A Mammoth Find
Nearly complete ancient animal found in L.A.
You know you have to stop construction when the top of a mammoth head gets chopped off. This is how Project 23 began in Rancho La Brea Park in Los Angeles, California.
The Page Museum and the La Brea Tar Pits live next to the Los Angeles Community Museum of Art (LACMA) in downtown Los Angeles. About two years ago, during the building of an underground parking garage for the museum, workers uncovered massive amounts of fossils preserved in liquid asphalt. Construction stopped immediately and an archeological excavation began.
Hired excavators and volunteers are now working to dig out these fossils so the Page Museum and the Natural History Museum can study them.
"Every single bone you uncover, you're the very first person ever to see that bone," said Laura Tewksvury, an excavator with the Page Museum. "It's like treasure hunting for your job."
The name for Project 23 comes from the 23 tree crates being used to store the 3 to 4 million fossils uncovered so far.
Fossils reveal the habitat of the creature or plant unearthed. By studying the characteristics of the fossil, scientists can learn what the habitat must have been like thousands, even millions, of years ago. By comparing the differences between then and now, scientists can figure see how the species and habitats have evolved.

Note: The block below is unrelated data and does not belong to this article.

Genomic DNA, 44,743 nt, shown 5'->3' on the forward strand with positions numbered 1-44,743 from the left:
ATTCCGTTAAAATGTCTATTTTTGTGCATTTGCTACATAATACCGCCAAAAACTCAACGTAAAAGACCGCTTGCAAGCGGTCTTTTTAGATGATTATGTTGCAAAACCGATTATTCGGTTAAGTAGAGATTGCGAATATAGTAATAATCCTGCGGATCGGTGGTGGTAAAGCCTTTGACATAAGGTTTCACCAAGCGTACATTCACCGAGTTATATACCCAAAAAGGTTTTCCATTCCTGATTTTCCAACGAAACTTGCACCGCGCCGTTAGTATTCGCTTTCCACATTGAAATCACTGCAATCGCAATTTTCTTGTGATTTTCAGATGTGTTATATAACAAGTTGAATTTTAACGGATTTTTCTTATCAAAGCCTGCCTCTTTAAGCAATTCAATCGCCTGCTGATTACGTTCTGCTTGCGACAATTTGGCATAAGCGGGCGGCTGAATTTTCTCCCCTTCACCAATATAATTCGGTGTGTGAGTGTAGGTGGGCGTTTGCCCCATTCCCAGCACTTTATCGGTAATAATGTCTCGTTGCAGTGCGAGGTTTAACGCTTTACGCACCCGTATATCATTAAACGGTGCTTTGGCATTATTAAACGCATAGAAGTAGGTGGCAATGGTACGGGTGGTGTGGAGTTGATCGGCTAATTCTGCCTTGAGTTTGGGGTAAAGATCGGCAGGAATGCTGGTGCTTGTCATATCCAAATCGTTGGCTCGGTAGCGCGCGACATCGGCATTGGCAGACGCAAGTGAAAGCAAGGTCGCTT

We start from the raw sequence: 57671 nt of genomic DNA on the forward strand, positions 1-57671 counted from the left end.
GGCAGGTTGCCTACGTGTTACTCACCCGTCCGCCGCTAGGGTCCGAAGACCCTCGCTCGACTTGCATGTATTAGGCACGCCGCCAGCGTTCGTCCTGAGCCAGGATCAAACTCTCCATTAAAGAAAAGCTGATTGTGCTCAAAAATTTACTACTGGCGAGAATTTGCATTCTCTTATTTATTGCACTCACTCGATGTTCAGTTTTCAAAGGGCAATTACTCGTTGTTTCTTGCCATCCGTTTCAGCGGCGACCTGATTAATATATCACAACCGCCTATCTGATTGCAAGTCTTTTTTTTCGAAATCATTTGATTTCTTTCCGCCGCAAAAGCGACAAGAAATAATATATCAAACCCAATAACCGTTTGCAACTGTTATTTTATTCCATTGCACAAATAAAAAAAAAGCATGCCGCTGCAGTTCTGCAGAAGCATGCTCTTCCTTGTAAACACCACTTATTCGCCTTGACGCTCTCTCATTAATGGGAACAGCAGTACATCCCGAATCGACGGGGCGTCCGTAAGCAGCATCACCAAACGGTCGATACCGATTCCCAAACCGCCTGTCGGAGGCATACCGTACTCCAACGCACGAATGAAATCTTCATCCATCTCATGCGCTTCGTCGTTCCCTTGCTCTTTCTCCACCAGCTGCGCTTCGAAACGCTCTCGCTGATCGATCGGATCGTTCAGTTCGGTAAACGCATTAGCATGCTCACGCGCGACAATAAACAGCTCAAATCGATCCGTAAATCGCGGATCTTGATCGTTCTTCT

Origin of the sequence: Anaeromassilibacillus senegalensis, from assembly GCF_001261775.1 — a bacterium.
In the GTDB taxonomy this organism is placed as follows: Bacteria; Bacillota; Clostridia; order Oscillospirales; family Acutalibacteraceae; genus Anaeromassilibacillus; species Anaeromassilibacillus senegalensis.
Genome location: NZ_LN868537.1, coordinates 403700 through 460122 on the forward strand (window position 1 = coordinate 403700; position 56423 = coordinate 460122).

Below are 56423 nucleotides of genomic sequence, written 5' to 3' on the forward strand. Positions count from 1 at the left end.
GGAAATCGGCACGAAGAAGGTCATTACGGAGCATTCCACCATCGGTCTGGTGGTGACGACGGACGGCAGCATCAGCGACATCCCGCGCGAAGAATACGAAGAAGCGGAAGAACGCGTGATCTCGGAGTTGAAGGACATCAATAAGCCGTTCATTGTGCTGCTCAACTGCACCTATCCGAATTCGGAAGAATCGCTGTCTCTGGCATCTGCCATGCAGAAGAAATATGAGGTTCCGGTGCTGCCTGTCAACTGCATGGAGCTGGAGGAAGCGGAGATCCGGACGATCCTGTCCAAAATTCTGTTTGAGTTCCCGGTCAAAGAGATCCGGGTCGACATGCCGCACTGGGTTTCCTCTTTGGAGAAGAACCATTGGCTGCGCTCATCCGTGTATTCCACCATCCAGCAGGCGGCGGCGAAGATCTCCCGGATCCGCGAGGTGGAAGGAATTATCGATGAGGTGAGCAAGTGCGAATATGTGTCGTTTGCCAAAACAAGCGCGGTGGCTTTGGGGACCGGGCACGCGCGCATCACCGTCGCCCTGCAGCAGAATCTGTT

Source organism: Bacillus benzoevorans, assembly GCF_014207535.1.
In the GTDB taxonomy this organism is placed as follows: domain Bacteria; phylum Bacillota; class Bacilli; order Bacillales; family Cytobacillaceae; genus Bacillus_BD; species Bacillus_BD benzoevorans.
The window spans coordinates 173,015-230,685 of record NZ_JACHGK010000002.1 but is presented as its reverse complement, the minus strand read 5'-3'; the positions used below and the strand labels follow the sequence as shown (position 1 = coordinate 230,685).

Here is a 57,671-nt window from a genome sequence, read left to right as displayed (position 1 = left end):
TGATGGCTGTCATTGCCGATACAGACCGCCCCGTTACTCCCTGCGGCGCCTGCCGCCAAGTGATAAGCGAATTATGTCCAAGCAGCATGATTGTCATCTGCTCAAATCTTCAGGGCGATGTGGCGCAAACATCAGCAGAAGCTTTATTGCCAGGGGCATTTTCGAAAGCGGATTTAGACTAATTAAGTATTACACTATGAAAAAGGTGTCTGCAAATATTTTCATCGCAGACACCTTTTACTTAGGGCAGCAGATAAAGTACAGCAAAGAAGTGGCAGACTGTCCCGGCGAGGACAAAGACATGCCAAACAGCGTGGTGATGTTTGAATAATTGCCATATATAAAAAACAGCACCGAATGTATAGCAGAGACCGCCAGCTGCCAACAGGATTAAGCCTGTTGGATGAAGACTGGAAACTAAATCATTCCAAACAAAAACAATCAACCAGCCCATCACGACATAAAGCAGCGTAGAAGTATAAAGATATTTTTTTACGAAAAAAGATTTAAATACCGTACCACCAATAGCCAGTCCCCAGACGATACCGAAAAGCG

"Finding out all sorts of information about the past can teach us about the future," Tewksvury told the Scholastic Kids Press Corps during a recent tour of Project 23 and the Page Museum.
While the biggest scientific find may be the millions of smaller fossils being catalogued, the most spectacular find is the beheaded mammoth. Named Zed by the scientists studying him, the mammoth skeleton is 80 per cent complete! The bones from the male Columbian mammoth skeleton are so special he is kept separate from the 23 tree crates.
Zed is larger than most Columbian mammoth skeletons, including the one currently at the Page Museum. He will one day replace those bones. For now, however, his skeleton is being stored in the museum's Fish Bowl Lab. His skull is kept near the back exit of the museum, next to wheel chairs and lockers. It is protected by a cast-like "jacket."
Another fascinating Zed feature is his tusks. Since tusks easily perish, they are a very rare find. Excavators usually only unearth small fractions of the tusks when they find a skeleton. Zed's tusks are almost complete!
A flood that washed Zed into a riverbed has kept the bones and tusks in near-perfect condition. Also, few other animals died on top of him, which can break and scatter bones. Scientists can tell a lot about this animal just by studying the bones.
"This is a very exciting time for us," said July Takeda, a gallery interpreter for the Page Museum. "It's a time of new discoveries, and a great time for research and scientific studies."
For more information about the Page Museum and the La Brea Tar Pits, check out the museum website.
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